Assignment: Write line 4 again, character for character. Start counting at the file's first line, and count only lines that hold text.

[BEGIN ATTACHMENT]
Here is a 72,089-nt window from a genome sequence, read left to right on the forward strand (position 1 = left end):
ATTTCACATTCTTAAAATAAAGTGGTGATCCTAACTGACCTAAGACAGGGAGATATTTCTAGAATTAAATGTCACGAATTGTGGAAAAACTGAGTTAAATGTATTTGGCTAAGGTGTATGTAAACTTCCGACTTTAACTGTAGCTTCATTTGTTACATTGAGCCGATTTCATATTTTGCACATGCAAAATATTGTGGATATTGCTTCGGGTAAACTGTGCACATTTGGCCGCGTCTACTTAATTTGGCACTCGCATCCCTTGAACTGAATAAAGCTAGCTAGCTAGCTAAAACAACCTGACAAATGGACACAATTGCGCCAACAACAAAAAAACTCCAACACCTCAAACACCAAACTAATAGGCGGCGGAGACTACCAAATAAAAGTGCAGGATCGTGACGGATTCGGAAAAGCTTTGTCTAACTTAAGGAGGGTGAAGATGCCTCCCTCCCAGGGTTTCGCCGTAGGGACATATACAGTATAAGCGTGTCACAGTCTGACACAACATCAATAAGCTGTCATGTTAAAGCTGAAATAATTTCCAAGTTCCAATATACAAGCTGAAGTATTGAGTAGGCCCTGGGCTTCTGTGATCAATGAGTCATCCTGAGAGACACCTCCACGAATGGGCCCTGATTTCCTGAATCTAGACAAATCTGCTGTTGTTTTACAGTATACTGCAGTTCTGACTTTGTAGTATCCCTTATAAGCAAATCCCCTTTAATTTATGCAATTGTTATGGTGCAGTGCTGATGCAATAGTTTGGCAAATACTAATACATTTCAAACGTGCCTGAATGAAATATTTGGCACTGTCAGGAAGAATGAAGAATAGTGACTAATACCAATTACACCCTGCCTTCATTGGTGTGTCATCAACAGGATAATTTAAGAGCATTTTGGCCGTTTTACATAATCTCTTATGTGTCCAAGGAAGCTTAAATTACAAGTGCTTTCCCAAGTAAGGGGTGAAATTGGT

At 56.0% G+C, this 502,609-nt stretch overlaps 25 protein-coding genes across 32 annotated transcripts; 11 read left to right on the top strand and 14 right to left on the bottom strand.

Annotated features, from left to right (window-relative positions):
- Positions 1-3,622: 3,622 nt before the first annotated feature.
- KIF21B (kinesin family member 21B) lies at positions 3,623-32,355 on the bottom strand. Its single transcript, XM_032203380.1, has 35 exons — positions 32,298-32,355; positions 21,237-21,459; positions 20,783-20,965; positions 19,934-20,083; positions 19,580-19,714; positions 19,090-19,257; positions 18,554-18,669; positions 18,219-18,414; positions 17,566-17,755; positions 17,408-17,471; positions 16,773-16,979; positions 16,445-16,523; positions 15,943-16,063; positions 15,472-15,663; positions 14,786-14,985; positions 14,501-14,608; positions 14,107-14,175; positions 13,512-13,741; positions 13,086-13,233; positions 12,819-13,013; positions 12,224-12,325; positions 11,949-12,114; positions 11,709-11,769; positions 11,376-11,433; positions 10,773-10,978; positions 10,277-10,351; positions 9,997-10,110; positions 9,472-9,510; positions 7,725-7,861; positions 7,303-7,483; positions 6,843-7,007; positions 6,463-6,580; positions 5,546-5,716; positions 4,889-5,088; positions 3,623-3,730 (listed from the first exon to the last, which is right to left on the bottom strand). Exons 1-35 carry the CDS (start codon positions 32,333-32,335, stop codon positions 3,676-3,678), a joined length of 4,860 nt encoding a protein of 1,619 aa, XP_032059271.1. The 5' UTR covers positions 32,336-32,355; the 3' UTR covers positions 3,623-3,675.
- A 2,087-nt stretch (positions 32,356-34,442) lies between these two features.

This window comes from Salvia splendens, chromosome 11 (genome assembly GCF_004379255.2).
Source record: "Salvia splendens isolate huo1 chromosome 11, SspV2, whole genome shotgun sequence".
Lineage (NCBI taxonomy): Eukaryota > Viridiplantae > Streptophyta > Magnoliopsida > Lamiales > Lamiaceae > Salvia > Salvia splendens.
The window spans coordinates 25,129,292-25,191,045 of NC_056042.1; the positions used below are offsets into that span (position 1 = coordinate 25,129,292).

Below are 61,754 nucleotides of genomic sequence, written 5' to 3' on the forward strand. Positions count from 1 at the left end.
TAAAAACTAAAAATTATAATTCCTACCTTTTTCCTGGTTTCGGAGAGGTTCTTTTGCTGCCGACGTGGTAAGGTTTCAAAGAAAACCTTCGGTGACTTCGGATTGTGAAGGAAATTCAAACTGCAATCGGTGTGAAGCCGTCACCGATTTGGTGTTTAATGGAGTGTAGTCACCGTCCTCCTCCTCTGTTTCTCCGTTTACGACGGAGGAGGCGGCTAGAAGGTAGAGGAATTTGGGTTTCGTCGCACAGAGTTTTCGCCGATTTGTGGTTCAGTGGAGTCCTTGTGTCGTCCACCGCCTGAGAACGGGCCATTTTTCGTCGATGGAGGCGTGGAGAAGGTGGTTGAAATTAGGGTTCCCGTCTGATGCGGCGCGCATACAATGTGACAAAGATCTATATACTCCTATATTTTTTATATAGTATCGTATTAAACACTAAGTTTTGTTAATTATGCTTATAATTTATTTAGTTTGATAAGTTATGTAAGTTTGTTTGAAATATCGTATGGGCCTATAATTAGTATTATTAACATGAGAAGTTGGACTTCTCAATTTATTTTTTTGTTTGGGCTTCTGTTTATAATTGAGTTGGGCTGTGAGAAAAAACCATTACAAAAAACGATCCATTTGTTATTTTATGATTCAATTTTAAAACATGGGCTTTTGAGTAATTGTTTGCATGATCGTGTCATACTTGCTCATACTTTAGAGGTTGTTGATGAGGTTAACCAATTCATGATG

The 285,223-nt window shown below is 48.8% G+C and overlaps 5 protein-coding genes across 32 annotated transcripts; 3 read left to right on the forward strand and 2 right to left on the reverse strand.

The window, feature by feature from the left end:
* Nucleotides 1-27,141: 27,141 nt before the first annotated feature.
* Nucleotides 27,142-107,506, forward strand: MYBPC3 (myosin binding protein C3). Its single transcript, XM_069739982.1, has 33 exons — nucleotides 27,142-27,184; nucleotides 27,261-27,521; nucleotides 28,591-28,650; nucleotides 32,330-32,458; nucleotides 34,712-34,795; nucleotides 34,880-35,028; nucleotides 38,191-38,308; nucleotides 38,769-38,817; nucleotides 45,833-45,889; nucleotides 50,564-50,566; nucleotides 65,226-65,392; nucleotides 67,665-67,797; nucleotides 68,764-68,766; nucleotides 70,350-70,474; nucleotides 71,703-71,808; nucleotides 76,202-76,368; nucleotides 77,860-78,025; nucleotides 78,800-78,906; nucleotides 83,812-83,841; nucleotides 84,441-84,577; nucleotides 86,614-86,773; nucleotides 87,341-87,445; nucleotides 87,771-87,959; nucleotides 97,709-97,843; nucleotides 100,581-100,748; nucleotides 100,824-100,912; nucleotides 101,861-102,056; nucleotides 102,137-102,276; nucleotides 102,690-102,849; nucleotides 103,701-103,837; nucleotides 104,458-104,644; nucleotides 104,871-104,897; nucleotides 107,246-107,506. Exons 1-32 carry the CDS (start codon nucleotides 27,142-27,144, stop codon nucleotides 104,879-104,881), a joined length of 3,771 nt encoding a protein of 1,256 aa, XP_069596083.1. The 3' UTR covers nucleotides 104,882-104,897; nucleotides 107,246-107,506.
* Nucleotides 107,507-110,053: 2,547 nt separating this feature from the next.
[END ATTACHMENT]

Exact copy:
Annotated features, from left to right (window-relative positions):